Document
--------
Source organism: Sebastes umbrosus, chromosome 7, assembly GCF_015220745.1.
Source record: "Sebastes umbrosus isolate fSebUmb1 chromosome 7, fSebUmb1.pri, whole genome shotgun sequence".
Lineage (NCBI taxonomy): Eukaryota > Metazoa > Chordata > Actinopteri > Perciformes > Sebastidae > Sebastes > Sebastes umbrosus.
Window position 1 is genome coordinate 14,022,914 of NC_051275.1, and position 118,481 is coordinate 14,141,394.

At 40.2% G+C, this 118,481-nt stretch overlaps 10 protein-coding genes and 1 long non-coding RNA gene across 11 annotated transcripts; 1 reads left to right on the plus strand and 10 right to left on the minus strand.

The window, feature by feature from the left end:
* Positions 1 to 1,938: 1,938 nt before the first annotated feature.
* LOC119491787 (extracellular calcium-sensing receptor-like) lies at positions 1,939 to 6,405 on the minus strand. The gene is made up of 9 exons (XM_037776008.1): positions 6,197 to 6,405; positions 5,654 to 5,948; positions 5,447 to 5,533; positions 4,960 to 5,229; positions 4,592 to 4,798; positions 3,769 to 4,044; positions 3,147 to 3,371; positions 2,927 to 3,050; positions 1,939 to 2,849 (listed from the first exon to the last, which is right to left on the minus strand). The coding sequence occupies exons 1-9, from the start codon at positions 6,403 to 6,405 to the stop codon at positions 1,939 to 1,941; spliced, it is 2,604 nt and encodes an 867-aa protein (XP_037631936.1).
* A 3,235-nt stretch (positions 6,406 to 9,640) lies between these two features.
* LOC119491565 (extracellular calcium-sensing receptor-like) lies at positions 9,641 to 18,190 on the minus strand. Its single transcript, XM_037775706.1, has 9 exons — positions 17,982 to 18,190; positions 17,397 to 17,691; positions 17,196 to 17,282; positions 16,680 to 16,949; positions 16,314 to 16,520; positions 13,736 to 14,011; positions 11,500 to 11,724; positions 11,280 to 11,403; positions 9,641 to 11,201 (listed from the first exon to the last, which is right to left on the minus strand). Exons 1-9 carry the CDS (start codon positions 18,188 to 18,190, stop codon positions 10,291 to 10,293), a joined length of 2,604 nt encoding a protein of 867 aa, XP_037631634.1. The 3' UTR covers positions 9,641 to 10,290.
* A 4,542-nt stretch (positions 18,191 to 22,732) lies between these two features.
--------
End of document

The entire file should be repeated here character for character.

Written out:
Source organism: Sebastes umbrosus, chromosome 7, assembly GCF_015220745.1.
Source record: "Sebastes umbrosus isolate fSebUmb1 chromosome 7, fSebUmb1.pri, whole genome shotgun sequence".
Lineage (NCBI taxonomy): Eukaryota > Metazoa > Chordata > Actinopteri > Perciformes > Sebastidae > Sebastes > Sebastes umbrosus.
Window position 1 is genome coordinate 14,022,914 of NC_051275.1, and position 118,481 is coordinate 14,141,394.

At 40.2% G+C, this 118,481-nt stretch overlaps 10 protein-coding genes and 1 long non-coding RNA gene across 11 annotated transcripts; 1 reads left to right on the plus strand and 10 right to left on the minus strand.

The window, feature by feature from the left end:
* Positions 1 to 1,938: 1,938 nt before the first annotated feature.
* LOC119491787 (extracellular calcium-sensing receptor-like) lies at positions 1,939 to 6,405 on the minus strand. The gene is made up of 9 exons (XM_037776008.1): positions 6,197 to 6,405; positions 5,654 to 5,948; positions 5,447 to 5,533; positions 4,960 to 5,229; positions 4,592 to 4,798; positions 3,769 to 4,044; positions 3,147 to 3,371; positions 2,927 to 3,050; positions 1,939 to 2,849 (listed from the first exon to the last, which is right to left on the minus strand). The coding sequence occupies exons 1-9, from the start codon at positions 6,403 to 6,405 to the stop codon at positions 1,939 to 1,941; spliced, it is 2,604 nt and encodes an 867-aa protein (XP_037631936.1).
* A 3,235-nt stretch (positions 6,406 to 9,640) lies between these two features.
* LOC119491565 (extracellular calcium-sensing receptor-like) lies at positions 9,641 to 18,190 on the minus strand. Its single transcript, XM_037775706.1, has 9 exons — positions 17,982 to 18,190; positions 17,397 to 17,691; positions 17,196 to 17,282; positions 16,680 to 16,949; positions 16,314 to 16,520; positions 13,736 to 14,011; positions 11,500 to 11,724; positions 11,280 to 11,403; positions 9,641 to 11,201 (listed from the first exon to the last, which is right to left on the minus strand). Exons 1-9 carry the CDS (start codon positions 18,188 to 18,190, stop codon positions 10,291 to 10,293), a joined length of 2,604 nt encoding a protein of 867 aa, XP_037631634.1. The 3' UTR covers positions 9,641 to 10,290.
* A 4,542-nt stretch (positions 18,191 to 22,732) lies between these two features.